Apple Tactics to Minimize its Corporate Tax Burden through Legal Maneuvers

By on May 1, 2012

Apple is world’s largest smartphone vendor and a tech giant globally known and re cognized. With its wonderful products line, its share price is touching the skies and it has been gathering ever increasing huge profit year by year as shown by its own financial results. With such a massive profit, how Apple managed to keep its corporate tax burden within the reasonable limits. The New York Times answers this thorny question with the latest issue of its  ”iEconomy” series, and reveals how Apple minimizes its tax burden by playing some useful tactics and with the help of a number of legal maneuvers and loopholes found in tax laws around the world.

Apple-Logo-Dollars

No doubt, Apple’s tactics are fully legal and lawful and many other large corporations are already taking advantages of these maneuvering ticks, but due to Apple’s unbelievable progress in stock markets by becoming the world’s most valuable publicly-traded company within a few years with incredibly huge profits, majority of people wants to know how Apple handles its massive piles of pretty bucks and how it succeeds to minimize the tax burden to a minimum level.

Apple, for instance, was among the first tech companies to designate overseas salespeople in high-tax countries in a manner that allowed them to sell on behalf of low-tax subsidiaries on other continents, sidestepping income taxes, according to former executives. Apple was a pioneer of an accounting technique known as the “Double Irish With a Dutch Sandwich,” which reduces taxes by routing profits through Irish subsidiaries and the Netherlands and then to the Caribbean. Today, that tactic is used by hundreds of other corporations — some of which directly imitated Apple’s methods, say accountants at those companies.

Some of the major tactics practiced by Apple to avoid from heavy loads of taxes are as follows;

- Setting up subsidiaries in low-tax locations such as Nevada, Ireland, Netherlands, Luxembourg, and the British Virgin Islands, routing as much revenue as possible through these locations. By routing much of its U.S. revenue through its Braeburn Capital subsidiary in tax-free Reno, Nevada, Apple is able to avoid California’s corporate tax rate of 8.84%, while also reducing its tax burden on money earned in other states.

- Apple’s iTunes S.à r.l. subsidiary in Luxembourg consists mainly of a mailbox and a few dozen employees, but records $1 billion per year in revenue as the entity responsible for all iTunes Store transactions throughout Europe, Africa, and the Middle East. With the iTunes Store offering strictly downloadable goods, Apple is able to take advantage of favorable tax treatment available in Luxembourg as part of the country’s efforts to attract businesses.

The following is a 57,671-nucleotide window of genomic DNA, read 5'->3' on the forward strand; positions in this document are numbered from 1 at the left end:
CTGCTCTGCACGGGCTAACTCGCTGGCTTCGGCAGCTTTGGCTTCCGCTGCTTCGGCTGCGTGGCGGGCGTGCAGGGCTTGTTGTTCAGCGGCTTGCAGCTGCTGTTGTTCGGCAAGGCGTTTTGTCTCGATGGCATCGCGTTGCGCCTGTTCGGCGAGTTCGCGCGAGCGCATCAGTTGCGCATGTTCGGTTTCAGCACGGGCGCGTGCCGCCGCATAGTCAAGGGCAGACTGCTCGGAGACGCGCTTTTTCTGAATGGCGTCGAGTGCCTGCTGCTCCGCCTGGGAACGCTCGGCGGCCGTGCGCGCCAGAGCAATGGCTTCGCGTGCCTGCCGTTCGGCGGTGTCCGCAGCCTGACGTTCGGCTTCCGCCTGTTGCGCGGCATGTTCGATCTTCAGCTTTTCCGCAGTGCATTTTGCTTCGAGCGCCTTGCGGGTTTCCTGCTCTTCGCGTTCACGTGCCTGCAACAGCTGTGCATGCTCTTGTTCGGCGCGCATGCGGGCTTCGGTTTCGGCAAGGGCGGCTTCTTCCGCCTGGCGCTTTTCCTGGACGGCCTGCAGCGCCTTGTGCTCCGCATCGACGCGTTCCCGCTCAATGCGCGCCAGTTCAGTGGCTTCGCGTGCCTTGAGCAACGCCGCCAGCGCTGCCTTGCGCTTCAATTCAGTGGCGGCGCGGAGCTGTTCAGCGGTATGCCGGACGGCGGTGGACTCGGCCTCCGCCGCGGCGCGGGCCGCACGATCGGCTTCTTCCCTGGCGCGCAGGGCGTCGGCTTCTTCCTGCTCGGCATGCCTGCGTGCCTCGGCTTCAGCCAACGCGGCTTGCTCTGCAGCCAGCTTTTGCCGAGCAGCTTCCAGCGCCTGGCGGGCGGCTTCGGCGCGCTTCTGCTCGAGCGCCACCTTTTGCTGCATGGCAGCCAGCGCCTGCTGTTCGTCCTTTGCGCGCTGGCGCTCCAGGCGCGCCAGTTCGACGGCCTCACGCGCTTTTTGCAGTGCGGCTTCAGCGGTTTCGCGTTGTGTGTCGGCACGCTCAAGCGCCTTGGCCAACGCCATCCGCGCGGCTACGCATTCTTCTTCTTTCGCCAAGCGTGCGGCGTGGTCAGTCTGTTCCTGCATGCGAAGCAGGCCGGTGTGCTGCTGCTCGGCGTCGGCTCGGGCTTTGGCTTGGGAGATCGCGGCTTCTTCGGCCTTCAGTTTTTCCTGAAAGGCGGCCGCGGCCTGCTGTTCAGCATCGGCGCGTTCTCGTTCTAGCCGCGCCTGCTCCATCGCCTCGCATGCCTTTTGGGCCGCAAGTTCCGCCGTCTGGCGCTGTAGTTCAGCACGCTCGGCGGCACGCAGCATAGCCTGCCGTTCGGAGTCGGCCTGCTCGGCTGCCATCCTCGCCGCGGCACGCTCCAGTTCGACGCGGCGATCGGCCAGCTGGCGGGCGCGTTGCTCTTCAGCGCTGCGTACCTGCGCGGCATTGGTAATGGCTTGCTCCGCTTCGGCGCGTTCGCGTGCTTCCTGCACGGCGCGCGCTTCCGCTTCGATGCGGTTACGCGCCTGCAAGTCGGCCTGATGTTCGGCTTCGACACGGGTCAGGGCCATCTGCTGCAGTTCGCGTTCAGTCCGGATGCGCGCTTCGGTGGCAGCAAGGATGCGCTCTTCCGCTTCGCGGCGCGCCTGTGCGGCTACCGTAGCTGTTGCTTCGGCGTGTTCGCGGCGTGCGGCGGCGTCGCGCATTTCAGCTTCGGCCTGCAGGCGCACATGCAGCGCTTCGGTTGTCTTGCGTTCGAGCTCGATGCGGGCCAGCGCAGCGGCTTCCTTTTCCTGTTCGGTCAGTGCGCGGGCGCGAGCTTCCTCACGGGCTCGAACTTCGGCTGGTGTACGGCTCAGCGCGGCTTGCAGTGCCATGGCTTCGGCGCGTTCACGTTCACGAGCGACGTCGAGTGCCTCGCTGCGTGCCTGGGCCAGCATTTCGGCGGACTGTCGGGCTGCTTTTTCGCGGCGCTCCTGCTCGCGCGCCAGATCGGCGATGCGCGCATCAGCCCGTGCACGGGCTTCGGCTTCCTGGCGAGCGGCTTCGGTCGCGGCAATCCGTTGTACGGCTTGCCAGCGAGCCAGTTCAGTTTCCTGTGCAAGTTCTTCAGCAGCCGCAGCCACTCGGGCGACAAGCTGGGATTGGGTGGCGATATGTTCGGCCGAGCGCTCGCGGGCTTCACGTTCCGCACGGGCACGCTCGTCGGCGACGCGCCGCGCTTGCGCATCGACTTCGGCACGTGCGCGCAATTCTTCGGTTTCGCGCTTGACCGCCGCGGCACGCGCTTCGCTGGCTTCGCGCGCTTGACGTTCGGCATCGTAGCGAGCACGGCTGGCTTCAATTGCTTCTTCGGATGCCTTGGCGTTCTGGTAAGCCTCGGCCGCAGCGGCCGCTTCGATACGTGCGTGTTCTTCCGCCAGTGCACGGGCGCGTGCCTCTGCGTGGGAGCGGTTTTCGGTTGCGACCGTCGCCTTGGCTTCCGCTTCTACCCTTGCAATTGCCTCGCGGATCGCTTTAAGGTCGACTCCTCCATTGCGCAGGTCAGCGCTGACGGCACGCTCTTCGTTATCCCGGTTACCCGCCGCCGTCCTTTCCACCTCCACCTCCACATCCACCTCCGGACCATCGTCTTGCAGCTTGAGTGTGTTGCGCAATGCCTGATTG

- Apple has substantial operations in Ireland, but the report notes that one of the main benefits of locating there is that Apple is able to internally transfer its patent royalty earnings to a subsidiary there, with the money being subjected to a 12.5% tax rate rather than the 35% tax rate found in the United States. More than one-third of Apple’s worldwide revenue is booked through its Irish subsidiaries.

- Apple records 70% of its revenue overseas, even though much of the product value would normally be considered to derive from their design, which occurs in the United States.

If we have a look onto Apple’s recent tax responsibilities, the company paid $3.3 billion in corporate taxes in 2011 on earnings of $34.2 billion in profits, an effectual tax rate of 9.8%, quite minimum as compared to corporate standards.

Apple’s strategy is based on taking advantages of the loopholes found in tax laws, by playing with intricate and incoherent system of tax laws throughout the world, is evident and obvious but legally the United States can’t do nothing to compel Apple for stabling its more units within the country and to stop outsourcing; moreover, the U.S. currently has the highest corporate tax rates in the world when federal and average state rates are incorporated.

Apple just provided a sound response to The New York Times by emphasizing its significant role in boosting economy and job creation in the United States. Apple also disclosed its tax payments along with the massive amounts the company spends for charity. Moreover, the company fully defended its practices in saving money by saying that it does nothing against the tax laws and its business practices are quite aligned compliance with all tax laws and accounting rules.

We think if Apple is obeying all tax rules and regulations for running its global business, then it shouldn’t be criticized for opting the ways to take advantages within the game rules…every corporate would logically invest in the sectors where its tax burdens shout hit to a minimum level.

via: Macrumors

To Get Yourself Updated with the Latest & Hottest Tech News, Join Us On Facebook or Follow Us On Twitter or Check Out Our Google+ Account